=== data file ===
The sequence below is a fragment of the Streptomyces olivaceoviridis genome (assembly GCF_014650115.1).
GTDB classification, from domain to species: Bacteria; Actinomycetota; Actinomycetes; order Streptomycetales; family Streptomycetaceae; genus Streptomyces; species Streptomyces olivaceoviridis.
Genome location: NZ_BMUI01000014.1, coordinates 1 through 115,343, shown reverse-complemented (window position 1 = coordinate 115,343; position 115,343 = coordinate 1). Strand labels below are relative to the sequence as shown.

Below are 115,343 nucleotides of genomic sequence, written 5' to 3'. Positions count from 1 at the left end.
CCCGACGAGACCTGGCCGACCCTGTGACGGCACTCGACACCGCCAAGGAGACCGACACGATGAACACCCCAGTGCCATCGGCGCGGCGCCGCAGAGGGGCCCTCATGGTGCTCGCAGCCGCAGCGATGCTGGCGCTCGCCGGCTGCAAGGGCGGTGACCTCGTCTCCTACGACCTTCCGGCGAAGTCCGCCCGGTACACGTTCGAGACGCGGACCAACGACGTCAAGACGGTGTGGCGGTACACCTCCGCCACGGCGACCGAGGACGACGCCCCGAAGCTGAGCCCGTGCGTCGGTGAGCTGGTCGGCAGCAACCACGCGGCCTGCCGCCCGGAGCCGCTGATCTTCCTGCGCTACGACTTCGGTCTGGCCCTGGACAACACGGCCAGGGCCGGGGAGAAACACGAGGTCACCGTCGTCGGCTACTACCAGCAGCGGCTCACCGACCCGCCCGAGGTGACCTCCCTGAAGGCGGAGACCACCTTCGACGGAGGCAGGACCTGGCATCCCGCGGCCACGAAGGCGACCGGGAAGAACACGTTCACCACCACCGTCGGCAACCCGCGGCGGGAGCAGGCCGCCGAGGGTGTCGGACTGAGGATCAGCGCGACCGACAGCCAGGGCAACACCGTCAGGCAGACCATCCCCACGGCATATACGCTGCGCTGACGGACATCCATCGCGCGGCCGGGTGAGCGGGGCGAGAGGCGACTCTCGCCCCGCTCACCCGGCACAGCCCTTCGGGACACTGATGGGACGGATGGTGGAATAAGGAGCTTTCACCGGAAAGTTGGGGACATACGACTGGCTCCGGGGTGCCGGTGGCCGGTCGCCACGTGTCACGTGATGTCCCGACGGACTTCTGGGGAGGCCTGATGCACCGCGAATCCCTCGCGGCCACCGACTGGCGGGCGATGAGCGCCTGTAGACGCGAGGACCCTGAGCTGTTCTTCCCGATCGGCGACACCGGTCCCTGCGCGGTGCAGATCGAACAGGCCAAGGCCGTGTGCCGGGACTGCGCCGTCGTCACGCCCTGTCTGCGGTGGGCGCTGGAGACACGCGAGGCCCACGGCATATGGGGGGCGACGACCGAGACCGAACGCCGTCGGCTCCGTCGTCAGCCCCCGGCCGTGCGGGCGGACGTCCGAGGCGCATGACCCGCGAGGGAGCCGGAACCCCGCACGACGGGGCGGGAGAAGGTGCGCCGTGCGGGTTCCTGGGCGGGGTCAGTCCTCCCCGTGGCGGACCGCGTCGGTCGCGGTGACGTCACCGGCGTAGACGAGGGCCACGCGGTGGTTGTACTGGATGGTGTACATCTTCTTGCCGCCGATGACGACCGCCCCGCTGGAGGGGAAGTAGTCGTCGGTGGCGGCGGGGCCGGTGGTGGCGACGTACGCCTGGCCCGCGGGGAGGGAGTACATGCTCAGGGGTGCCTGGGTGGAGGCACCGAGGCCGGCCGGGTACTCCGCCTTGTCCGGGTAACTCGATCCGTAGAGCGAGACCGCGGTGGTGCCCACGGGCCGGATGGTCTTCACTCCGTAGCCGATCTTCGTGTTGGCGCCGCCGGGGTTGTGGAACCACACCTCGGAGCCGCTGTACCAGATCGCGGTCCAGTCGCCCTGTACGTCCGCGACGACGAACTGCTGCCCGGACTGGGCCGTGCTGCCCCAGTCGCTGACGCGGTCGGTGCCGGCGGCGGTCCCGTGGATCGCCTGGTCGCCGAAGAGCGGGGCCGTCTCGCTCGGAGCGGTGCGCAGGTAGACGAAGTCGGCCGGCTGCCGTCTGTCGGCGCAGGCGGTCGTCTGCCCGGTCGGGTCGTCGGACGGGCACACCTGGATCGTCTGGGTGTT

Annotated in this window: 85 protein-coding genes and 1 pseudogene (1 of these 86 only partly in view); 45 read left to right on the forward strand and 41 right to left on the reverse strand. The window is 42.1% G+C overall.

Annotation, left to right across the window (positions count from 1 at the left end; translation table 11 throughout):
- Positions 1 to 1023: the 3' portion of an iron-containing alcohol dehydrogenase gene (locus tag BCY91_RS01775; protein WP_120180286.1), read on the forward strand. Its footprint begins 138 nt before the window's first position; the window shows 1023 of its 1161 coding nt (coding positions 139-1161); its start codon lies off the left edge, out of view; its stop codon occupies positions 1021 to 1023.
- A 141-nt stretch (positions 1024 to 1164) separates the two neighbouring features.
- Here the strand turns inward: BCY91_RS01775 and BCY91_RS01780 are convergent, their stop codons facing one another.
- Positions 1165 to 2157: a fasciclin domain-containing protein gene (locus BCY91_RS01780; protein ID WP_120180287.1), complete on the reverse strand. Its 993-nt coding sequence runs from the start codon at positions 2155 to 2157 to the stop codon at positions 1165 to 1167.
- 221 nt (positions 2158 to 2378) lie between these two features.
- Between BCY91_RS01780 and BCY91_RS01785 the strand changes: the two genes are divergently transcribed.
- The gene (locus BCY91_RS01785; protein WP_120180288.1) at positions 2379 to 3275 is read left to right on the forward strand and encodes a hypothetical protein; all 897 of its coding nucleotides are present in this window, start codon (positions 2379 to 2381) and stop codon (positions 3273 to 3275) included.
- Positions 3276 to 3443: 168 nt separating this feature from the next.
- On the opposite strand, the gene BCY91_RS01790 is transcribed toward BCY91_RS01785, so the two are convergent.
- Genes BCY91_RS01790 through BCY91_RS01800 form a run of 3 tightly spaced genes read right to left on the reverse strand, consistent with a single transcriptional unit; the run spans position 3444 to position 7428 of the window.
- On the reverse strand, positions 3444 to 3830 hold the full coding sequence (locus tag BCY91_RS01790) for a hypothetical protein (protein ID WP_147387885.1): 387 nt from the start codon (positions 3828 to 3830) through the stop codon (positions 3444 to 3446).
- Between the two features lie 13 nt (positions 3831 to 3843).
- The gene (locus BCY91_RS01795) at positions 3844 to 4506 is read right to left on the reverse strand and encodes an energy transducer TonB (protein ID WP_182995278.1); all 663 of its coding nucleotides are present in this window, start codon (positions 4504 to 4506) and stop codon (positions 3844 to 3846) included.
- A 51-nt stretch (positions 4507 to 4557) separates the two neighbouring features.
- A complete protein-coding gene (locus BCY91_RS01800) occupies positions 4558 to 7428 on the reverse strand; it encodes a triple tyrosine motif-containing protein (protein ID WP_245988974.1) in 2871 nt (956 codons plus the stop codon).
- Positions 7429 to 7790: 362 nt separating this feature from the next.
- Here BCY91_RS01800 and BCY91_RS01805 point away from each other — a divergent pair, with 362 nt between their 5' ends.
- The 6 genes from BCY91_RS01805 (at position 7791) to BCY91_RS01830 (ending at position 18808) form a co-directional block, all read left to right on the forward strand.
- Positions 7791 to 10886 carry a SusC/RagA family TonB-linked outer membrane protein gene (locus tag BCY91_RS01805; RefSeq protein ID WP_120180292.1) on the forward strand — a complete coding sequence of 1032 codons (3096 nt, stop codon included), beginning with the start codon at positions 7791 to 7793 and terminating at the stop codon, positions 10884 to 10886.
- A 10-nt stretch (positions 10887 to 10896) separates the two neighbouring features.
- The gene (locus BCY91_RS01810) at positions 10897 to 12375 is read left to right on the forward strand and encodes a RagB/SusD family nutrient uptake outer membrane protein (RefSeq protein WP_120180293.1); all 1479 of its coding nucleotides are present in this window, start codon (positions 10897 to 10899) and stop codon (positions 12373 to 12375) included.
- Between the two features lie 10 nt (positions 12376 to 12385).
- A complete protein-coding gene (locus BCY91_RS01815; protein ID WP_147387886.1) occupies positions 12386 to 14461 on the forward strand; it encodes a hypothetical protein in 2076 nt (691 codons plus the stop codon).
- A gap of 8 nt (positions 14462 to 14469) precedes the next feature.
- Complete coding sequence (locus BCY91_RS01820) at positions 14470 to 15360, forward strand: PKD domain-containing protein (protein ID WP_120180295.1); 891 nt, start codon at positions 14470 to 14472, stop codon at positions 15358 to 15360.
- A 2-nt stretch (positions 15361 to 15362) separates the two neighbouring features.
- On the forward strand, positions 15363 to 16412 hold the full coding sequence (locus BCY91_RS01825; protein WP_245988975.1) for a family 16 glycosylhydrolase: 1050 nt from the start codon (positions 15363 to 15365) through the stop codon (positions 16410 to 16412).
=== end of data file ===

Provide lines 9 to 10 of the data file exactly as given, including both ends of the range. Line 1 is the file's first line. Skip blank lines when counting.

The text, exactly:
- A 141-nt stretch (positions 1024 to 1164) separates the two neighbouring features.
- Here the strand turns inward: BCY91_RS01775 and BCY91_RS01780 are convergent, their stop codons facing one another.